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Recently, I have had the distinct pleasure of being obsessed over by an unhinged white man. My crime? Explaining to him being an ally means not trying to take over black spaces with your ideology and views. (I even blogged about it in this piece to be perfectly clear.) He didn’t appreciate my concerns with his one track mind, and has apparently been waiting for an apology for months now.

Even though his various obsessions were obvious, and all of our interactions were public, people in my circle were still taken aback when he resurfaced this week. He began antagonizing a group of us while continually demanding an apology from me as if 9 months hadn’t passed since our last interaction. Then, it became clear: instead of letting him quietly go away, someone decided it was in their best interest to extend an invitation to this man who had shown himself to be unreasonable at best, downright unwell at worst.

Ok, that’s fine. I can’t tell people whom they should be friends with, right? In personal spaces, no, I can’t. Let’s look a little deeper, though. This man has shown himself to be more concerned with specific economic institutions than with issues affecting the black community. He has repeatedly sung the song of “we all bleed red,” while attempting to erase the plight of black Americans. He has shown little value to this organization tasked with helping the black community. So why the open door policy?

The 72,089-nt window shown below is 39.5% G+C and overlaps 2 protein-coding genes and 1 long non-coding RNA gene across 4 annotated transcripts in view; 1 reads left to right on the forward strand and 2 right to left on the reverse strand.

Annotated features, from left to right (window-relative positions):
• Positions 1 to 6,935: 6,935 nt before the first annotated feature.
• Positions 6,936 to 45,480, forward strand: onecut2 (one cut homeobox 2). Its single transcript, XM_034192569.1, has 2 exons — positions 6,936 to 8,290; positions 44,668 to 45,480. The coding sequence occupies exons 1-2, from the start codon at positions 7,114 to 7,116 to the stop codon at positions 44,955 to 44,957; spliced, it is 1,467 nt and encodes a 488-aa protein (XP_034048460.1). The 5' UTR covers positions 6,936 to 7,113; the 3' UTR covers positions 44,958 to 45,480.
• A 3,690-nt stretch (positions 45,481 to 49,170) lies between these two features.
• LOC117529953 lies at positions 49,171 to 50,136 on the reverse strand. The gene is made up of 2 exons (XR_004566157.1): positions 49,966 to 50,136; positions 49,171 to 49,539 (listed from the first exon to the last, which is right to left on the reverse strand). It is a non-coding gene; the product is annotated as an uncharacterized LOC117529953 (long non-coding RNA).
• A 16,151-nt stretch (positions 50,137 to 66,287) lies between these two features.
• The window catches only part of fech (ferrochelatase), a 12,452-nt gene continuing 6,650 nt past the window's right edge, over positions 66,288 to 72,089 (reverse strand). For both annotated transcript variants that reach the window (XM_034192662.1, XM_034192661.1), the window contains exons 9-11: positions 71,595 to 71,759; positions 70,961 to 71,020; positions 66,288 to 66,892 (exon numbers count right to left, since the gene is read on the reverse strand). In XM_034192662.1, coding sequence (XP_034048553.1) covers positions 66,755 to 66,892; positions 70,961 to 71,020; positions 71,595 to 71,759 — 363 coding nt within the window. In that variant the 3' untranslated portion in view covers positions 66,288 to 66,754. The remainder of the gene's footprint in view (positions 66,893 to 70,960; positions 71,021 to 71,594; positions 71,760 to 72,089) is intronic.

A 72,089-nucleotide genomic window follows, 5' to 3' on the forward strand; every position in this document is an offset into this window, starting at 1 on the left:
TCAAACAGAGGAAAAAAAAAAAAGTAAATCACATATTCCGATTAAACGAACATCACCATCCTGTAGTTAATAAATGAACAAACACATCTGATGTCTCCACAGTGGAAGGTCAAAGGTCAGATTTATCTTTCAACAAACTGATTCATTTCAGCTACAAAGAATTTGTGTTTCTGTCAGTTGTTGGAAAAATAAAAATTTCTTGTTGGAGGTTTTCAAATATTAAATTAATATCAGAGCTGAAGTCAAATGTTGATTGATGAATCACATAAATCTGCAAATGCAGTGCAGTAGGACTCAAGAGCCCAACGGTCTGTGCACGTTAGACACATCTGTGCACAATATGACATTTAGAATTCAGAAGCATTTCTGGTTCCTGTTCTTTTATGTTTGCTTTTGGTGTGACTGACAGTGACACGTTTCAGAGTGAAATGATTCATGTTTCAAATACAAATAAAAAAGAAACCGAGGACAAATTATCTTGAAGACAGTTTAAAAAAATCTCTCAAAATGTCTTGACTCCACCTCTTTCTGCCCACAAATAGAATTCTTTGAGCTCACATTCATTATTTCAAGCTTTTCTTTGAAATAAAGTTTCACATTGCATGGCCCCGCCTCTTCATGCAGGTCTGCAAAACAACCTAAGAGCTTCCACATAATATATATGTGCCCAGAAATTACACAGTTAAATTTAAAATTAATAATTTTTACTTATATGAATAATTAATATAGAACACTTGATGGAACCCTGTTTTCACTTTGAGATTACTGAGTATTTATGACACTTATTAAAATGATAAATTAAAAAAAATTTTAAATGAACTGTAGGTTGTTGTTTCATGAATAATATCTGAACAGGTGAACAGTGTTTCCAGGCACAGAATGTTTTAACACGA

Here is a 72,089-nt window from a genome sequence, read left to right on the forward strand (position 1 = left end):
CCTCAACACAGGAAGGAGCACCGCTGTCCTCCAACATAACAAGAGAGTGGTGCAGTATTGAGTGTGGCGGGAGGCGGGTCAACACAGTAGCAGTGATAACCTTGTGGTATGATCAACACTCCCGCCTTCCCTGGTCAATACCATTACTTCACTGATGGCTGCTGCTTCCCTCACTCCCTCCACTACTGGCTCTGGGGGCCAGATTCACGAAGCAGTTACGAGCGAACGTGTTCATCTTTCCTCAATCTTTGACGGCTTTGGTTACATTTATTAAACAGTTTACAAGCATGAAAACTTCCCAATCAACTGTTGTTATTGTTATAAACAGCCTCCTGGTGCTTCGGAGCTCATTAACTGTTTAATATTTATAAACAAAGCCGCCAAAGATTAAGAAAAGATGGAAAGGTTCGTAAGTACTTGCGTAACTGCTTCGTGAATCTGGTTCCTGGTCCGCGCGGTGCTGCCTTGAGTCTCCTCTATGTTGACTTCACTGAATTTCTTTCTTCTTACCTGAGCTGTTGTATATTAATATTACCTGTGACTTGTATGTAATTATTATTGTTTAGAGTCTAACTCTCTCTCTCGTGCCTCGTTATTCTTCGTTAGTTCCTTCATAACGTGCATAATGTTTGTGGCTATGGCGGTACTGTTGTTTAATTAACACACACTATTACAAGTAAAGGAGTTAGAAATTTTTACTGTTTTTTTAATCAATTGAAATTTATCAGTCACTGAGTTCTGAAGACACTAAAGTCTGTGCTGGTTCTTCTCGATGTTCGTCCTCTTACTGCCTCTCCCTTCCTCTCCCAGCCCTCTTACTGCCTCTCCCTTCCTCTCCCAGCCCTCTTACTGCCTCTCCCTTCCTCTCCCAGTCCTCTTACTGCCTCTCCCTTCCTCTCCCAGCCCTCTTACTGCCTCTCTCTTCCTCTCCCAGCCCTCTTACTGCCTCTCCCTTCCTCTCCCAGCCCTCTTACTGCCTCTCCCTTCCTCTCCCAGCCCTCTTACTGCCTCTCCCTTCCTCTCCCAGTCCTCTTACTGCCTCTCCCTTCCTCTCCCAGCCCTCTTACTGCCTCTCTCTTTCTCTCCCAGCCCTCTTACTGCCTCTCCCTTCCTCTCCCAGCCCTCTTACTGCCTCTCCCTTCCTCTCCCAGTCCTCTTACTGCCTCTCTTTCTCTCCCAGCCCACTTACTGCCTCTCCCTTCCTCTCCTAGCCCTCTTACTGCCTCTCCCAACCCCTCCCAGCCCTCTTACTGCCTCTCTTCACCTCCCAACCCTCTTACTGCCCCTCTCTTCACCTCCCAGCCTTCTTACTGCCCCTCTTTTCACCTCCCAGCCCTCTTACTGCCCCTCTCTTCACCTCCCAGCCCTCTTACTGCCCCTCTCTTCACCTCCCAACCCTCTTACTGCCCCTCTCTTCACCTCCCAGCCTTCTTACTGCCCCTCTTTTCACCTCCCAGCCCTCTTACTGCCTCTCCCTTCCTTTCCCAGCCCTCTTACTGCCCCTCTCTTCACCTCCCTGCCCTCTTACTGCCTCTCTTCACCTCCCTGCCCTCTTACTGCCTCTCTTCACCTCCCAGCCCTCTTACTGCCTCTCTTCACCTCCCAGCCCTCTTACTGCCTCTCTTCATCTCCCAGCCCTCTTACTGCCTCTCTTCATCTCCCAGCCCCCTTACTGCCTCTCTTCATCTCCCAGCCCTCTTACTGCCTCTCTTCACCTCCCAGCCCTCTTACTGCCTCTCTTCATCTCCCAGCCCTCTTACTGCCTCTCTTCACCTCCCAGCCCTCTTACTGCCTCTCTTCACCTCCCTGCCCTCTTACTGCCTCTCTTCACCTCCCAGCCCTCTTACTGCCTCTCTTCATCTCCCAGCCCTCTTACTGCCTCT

After the latest onslaught of harassment, I very specifically demanded he stop contacting me personally. I informed him any messages after that would be considered harassment. Guess what? He didn’t stop. The aforementioned circle decided the best course of action would be to discuss the situation in person without him ostensibly to analyze it and move forward.

During the course of this discussion, I made it very clear I do not feel safe around this individual. The actions he has taken and his obsession with me in particular make me nervous about his propensity to snap and cause harm. You would think that would be enough, but you would be wrong.

Apparently, when a black woman tells you someone is crazy and not to be trusted, you must take another 30 minutes to decide if she’s overreacting. When she tells you whomever decided to extend an invitation to him obviously doesn’t give a damn about her, she is being dramatic. You must repeat ad nauseum, “I just never thought” to assuage your lack of attention paying skills. Then, to add insult to injury, when said black woman explains all of these issues to you, you must ask another black woman if she would feel the same way in a similar situation, potentially causing the second black woman pain as she’s forced to relieve the many times she has felt unprotected in much the same way.

This is NOT ok, nor is it acceptable in any way. When you have watched a man antagonize and harass a woman, when you have watched a white man harass a black woman and that woman tells you she doesn’t feel safe, you take her seriously! Women have had to endure all manner of damage in this country and we are generally astute at spotting potential danger. My triggers may be different than others, but I will not allow anyone to attempt to invalidate my concerns. Attempting to invalidate them using another woman’s lived experience is grossly despicable and should never be allowed.

And that’s what I learned about misogynoir and invalidation today.

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